Public opinion here will be behind what David Cameron has done.

  4. Pageantmaster Ù† says:

    Another thing worth noting carefully in Cameron’s words are his warning that any new treaty arragement by a group within the group, will not be able to use the existing European Treaty organisations and arrangements. Just thinking about that, it means that not just the European Commission arrangements and structures will not be available to it [just remember the problems over using NATO structures by a group within it for intervention in Libya] but also and perhaps critical all institutions created under the existing treaties and their assets will not be available. So what is the most important institution which might be within this definition? The European Central Bank! While set up for the purpose of the Eurozone, it was set up under the existing European Treaties and the shareholders are the 27 central banks of the European Union see here and here

    I think that could be a big problem for Germany and France and their plans if the ECB cannot be drawn into their structural plans by a treaty amendment.

  5. Br. Michael says:

    One need only look at this to truly appreciate how fragile liberty is. For the sake of security and efficiency the Europeans are being asked to cede sovereignty to unelected officials. A super-dictatorship in effect.

    In our own country much of our politics is aimed at skirting our Constitution and the liberties protected therein.

  6. Bookworm(God keep Snarkster) says:

    “In our own country much of our politics is aimed at skirting our Constitution and the liberties protected therein”.

    Yes, and trust me, that’s not a place you want to go.

  7. Catholic Mom says:

    Pageantmaster — re: your #4. But that’s exactly the point, isn’t it? Can you have a joint currency without joint power to tax and oversee budgets, joint backing of debt etc? Instead you’ve got a bunch of folks issuing Euro-dominated bonds, but there is no such fiscal entity as “Europe” to back them up. Nor can they let their currency float to make their products more competitive in foreign markets and to make it easier for them to pay back their debt.

    Personally, I fail to see how the whole “Euro” idea makes sense in the first place, but if it does, you can’t say “in some ways we’re going to act like a fiscally-united entity but in other ways we’re going to act like completely independent entities.” This was pointed out when the Euro was instituted but poo-pooed by those who were pushing the idea. Now we see why it doesn’t work. I assume the British are congratulating themselves for not having gotten suckered in. At this point, however, countries have to get off the Euro or figure out a more centralized way of controling their Euro-linked economies.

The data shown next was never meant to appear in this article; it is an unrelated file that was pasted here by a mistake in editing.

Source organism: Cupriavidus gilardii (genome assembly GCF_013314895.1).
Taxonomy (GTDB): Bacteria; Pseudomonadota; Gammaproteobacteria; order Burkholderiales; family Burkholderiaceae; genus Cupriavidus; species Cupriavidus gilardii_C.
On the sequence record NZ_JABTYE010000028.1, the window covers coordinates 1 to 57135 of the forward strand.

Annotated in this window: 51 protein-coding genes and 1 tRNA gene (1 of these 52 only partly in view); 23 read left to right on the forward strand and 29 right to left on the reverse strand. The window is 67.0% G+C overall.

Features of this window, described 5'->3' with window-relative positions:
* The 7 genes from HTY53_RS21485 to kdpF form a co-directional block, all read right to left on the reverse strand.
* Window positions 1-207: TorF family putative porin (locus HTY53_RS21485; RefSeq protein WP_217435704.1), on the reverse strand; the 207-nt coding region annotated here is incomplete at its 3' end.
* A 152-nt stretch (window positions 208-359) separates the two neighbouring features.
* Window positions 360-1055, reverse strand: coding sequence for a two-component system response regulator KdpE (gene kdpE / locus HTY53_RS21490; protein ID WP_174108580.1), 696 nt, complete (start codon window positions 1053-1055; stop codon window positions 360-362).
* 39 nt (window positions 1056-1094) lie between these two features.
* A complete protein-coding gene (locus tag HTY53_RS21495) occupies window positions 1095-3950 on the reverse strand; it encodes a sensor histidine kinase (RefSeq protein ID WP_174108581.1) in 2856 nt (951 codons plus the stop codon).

The problem with the German demand for “austerity” is that it fails to see that you can’t pay off your debts if you can’t make money. And you can’t make money if nobody can borrow money. The ability to borrow is the lifeblood of capitalism. The Germans sell a huge amount of their stuff to other EU countries. So who do the Germans think is going to buy their stuff if these economies effectively shut down?

  8. Catholic Mom says:

    make that “Euro-denominated bonds” although “dominated” is not bad either. 🙂

  9. Pageantmaster Ù† says:

    #7 Thanks Catholic Mom
    [blockquote]I assume the British are congratulating themselves for not having gotten suckered in.[/blockquote]
    Well as you know, we were shadowing European currencies with what was then the received wisdom of our rulers that we would indeed join the Euro. We got into the same mess by restricting the ability of our currency to float and adjust in the Exchange Rate Mechanism by which we sought to defend and indefensible exchange rate within the band we had agreed as part or the ERM. It all fell apart on Black Wednesday.

    We learnt the hard way at a heavy cost, and indeed for us watching what is now going on on the Continent, there is a strong sense of deja vu. There is no satisfaction here at all, we are worried stiff that our European markets are about to go down the pan, and we with them, but we are trying to insulate ourselves as best we can. Our major banks with government encouragement have reduced their European exposure, and everyone is planning for the contingency of the Eurozone falling apart.

    We aim to keep ourselves stable and a safe financial market and home to the world’s capital traders.

    Last night’s events have been well received in the London financial market by the international banks and traders working here; however, we will remember Sarkosi’s and Merkel’s little number they pulled on us, and it has done nothing to encourage us to support them and their efforts. The response here can be summed up, from such comment I have listened to as ‘a plague on all their houses’.

  10. Terry Tee says: